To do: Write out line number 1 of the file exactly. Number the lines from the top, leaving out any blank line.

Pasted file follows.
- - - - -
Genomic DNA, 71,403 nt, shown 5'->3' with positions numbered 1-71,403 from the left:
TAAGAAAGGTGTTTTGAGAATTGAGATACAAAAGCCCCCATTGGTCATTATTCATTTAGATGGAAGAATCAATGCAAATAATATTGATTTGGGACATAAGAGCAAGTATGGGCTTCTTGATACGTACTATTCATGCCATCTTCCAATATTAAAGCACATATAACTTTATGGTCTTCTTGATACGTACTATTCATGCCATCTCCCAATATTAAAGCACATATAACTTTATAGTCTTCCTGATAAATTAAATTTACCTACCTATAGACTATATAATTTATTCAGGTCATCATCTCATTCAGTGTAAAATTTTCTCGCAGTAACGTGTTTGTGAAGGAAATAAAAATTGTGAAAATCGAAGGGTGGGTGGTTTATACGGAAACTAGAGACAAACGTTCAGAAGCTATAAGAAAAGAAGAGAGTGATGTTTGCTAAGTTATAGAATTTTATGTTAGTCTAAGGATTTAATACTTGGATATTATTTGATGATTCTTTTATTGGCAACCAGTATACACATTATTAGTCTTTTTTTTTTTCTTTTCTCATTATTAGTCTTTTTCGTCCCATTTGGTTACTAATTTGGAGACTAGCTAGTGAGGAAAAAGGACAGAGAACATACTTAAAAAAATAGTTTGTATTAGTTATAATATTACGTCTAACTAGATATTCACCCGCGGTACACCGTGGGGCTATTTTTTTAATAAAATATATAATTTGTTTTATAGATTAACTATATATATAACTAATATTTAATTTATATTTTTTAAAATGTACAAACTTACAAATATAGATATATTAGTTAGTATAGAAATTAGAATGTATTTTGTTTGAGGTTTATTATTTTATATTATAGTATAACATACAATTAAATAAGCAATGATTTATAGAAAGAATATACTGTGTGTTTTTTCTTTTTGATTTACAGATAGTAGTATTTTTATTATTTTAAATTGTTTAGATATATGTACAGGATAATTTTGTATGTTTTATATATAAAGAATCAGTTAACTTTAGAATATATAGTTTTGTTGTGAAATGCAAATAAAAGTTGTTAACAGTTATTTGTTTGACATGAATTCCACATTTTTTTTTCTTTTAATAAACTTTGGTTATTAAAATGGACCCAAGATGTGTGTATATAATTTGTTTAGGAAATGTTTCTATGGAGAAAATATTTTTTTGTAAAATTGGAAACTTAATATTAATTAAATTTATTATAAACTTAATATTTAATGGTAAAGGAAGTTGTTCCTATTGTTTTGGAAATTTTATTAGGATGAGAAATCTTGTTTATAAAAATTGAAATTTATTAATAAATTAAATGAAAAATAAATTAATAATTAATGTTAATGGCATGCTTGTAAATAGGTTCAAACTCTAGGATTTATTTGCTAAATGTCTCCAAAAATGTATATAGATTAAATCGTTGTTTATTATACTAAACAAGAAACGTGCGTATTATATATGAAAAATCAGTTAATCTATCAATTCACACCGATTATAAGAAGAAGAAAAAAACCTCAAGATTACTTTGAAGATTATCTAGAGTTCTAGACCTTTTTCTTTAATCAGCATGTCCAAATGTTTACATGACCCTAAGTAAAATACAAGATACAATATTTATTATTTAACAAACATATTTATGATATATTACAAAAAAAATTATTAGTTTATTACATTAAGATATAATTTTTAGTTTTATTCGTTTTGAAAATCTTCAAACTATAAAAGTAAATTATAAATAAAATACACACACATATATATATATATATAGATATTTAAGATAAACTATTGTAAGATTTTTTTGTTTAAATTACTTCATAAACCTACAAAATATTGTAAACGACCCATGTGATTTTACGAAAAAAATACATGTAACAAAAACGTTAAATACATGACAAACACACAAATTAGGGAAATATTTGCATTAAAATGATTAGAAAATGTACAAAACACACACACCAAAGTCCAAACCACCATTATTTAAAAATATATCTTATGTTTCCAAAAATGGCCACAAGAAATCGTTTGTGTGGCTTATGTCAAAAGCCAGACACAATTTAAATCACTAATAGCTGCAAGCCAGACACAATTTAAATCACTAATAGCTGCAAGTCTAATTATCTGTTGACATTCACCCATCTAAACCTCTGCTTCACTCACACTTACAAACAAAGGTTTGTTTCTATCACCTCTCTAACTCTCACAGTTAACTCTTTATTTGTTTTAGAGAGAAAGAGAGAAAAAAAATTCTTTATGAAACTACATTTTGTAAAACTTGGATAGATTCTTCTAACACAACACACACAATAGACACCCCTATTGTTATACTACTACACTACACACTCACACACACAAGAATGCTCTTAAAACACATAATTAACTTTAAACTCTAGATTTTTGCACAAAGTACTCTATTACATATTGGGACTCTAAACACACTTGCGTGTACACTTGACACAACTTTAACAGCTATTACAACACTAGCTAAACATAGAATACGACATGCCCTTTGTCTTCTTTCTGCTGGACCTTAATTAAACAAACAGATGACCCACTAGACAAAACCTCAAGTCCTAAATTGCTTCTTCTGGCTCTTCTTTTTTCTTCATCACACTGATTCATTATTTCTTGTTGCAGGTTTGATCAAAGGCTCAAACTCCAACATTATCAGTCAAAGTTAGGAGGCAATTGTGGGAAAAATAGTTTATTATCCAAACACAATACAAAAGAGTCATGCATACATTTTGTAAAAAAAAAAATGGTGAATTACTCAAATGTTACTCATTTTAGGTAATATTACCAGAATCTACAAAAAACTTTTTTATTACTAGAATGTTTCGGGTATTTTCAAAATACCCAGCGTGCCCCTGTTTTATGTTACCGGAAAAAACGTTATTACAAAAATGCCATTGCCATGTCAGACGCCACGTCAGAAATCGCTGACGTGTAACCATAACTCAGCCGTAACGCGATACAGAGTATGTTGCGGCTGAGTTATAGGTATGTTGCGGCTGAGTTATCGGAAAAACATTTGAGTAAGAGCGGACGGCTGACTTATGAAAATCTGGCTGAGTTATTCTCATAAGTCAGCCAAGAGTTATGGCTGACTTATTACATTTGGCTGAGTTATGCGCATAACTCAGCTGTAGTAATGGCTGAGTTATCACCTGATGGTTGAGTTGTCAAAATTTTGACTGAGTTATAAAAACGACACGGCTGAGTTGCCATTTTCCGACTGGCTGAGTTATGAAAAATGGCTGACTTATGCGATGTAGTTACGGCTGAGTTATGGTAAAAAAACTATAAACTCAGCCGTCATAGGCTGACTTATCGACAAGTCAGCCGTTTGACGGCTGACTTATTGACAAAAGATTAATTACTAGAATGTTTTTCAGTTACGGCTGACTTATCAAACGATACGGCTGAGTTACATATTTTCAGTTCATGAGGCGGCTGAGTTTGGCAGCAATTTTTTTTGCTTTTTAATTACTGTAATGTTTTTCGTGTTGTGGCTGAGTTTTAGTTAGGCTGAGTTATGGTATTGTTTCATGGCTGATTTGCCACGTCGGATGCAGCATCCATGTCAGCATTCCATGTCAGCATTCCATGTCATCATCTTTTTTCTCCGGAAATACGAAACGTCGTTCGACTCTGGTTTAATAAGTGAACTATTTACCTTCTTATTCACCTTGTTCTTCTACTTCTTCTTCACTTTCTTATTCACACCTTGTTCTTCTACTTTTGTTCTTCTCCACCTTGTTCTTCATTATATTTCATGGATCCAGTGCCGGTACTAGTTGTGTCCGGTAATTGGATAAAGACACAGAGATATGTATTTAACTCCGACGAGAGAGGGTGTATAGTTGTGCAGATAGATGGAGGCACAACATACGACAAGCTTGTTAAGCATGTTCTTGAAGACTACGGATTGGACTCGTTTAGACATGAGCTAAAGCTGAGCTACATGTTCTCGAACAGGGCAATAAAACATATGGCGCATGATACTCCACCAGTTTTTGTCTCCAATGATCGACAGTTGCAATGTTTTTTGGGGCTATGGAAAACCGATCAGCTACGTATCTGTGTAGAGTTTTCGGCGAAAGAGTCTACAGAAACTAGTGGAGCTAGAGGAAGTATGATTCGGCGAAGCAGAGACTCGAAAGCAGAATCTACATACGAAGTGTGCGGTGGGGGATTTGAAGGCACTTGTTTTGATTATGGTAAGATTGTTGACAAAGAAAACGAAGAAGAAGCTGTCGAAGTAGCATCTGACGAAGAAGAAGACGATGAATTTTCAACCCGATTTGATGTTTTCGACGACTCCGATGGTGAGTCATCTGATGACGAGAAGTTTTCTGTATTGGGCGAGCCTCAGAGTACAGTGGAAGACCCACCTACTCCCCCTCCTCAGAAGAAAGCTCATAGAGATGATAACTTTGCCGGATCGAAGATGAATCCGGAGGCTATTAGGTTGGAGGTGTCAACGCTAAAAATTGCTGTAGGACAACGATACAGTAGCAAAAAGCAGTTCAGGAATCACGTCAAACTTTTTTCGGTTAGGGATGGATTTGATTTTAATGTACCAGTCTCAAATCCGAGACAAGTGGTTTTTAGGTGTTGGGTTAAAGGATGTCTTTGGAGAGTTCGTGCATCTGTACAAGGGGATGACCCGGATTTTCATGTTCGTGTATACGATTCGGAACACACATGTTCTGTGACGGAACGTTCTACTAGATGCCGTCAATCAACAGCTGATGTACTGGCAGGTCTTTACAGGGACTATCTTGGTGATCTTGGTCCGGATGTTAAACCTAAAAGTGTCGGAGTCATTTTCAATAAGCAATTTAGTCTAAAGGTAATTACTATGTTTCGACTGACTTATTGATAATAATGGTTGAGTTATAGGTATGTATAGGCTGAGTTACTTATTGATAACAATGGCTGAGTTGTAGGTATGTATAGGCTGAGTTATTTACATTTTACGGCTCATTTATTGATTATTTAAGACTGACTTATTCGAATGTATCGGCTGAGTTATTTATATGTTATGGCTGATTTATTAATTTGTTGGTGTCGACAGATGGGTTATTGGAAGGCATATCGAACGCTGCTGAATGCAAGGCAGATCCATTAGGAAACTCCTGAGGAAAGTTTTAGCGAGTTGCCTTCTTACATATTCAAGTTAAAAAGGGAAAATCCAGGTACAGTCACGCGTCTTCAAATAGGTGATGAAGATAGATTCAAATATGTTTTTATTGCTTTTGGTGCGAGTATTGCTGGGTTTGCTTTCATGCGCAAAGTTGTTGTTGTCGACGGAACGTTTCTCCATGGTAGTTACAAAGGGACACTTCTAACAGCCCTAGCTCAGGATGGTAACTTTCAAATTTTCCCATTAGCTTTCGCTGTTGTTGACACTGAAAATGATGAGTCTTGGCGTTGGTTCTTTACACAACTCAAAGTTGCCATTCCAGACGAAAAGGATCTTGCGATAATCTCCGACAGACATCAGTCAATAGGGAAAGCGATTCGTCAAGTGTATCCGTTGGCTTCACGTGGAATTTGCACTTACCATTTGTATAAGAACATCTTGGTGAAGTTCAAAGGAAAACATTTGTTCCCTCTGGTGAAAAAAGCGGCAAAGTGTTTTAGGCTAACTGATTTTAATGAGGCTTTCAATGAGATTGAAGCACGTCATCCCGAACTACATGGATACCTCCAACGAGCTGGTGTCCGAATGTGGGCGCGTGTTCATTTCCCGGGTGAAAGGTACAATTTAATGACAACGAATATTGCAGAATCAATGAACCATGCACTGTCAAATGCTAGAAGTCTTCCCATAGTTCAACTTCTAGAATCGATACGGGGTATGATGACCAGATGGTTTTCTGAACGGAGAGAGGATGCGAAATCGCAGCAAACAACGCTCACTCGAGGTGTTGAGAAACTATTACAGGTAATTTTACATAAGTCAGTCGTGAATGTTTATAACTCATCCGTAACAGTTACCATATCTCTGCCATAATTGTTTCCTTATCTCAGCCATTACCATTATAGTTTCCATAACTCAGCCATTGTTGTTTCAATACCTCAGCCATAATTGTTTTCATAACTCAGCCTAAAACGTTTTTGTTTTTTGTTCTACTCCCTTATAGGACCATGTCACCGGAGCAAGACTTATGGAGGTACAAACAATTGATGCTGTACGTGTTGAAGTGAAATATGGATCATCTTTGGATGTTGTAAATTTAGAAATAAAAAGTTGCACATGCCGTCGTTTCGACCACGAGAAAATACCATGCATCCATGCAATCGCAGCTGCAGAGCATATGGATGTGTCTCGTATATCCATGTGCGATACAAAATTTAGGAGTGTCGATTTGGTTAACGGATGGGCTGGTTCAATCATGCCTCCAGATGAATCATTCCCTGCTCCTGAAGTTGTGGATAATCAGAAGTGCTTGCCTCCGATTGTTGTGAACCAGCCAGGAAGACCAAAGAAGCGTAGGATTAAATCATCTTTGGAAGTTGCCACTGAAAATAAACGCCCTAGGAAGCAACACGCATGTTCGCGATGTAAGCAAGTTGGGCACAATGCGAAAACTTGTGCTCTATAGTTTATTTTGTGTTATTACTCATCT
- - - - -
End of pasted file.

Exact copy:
Genomic DNA, 71,403 nt, shown 5'->3' with positions numbered 1-71,403 from the left: